One of the most joyful occasions in ancient Israel was the Simchat Beit Hashoevah, the celebration of the water-drawing on Sukkot.
We are told that one who has never seen the Simchat Beit Hashoevah in the Beit HaMikdash has never in his life seen joy.
In what manner was the drawing done? The Kohanim used to fill a golden flagon holding three logs of water drawn from the Shiloach. When they reached the Water Gate they blew a tekiah-teruah-tekiah with a shofar. At the right of the Mizbayach were two silver bowls. They each had a hole like a spout – one wide, the other narrow – so that both bowls emptied themselves together (the wider one was for wine, since wine flows out more slowly). The bowl to the west was for water and the one to the east was for wine.
At the close of the first day of chag, they went down to the Ezrat Nashim where there were golden candlesticks each with a golden bowl at the top. The candlesticks were 50 cubits high. Four ladders led up to each candlestick, and four youths from a family of Kohanim went up, holding in their hands 24-log jars of oil, which they poured into the bowls.
They made wicks out of the worn-out garments of the Kohanim and with them they lit the candlesticks. There was not a courtyard in Yerushalayim that did not reflect the light of the Beit Hashoevah.
With Burning Torches
Men of piety and good deeds used to dance with burning torches in their hands, singing songs and praises. And countless Leviim played harps, lyres, cymbals, trumpets, and other musical instruments on the 15 steps leading from the Ezrat Nashim. Two Kohanim stood at the Upper Gate, which separates the Ezrat Yisrael from the Ezrat Nashim, with two trumpets in their hands. At dusk they blew a tekiah-teruah-tekiah. When they reached the 10th step they again blew a tekiah-teruah-tekiah. When they reached the ezrah they again blew a tekiah-teruah-tekiah. They went on until they reached the gate that leads out to the east. When they reached that gate, they turned their faces towards the west (facing the Sanctuary)… Rabi Yehudah said, “They used to repeat the words, ‘We belong to G-d, and our eyes are turned to G-d.’”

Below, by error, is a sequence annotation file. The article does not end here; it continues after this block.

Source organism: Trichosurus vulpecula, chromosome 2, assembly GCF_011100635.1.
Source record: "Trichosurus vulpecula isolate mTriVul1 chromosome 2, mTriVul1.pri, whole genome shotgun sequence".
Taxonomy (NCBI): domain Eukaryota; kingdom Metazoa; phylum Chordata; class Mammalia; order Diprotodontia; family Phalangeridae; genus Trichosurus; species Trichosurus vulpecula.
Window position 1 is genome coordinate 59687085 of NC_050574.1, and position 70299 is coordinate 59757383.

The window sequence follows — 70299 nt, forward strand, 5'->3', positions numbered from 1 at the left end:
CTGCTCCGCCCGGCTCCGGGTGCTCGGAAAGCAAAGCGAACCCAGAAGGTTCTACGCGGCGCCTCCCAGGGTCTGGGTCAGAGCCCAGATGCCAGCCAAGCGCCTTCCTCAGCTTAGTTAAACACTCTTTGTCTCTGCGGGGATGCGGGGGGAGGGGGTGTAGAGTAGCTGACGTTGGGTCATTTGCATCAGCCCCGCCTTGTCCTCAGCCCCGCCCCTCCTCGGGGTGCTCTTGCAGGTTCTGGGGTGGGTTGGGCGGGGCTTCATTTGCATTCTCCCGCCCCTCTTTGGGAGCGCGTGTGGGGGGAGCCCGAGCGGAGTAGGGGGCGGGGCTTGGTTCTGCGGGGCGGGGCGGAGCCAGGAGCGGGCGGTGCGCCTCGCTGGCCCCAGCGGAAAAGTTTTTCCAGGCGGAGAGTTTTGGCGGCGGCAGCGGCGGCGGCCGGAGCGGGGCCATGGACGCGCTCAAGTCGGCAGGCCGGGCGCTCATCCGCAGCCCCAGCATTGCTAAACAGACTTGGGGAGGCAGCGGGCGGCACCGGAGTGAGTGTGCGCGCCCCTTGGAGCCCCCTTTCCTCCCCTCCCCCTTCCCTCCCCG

Jugglers In The Temple
It has been said that Rabi Shimon ben Gamliel used to juggle eight lit torches, throw them into the air, catch one and throw one and they did not touch one another. When he would prostrate himself he used to dig his two thumbs in the ground, bend down (while still doing a head-stand), kiss the ground and draw himself up again, a feat that no other man could do.
Levi used to juggle in the presence of Rebbe with eight knives. Shmuel would do the same before King Shapur with eight glasses of wine, without spilling any of their contents. Abaye would juggle before Rabbah with eight eggs (some say it was four eggs).
Rabi ben Hanania said, “During Simchat Beit Hashoevah our eyes saw no sleep. How was this? The first hour was occupied with the korban tamid of Shacharis; from there we proceeded to prayers and from there to the additional sacrifice. Then to the Beit Midrash, then the eating and drinking, then the afternoon prayer, then the korban tamid of the Arbaim, the evening sacrifice, and after that came the rejoicing at the place of the Simchat Beit Hashoevah all night.”Rabbi Sholom Klass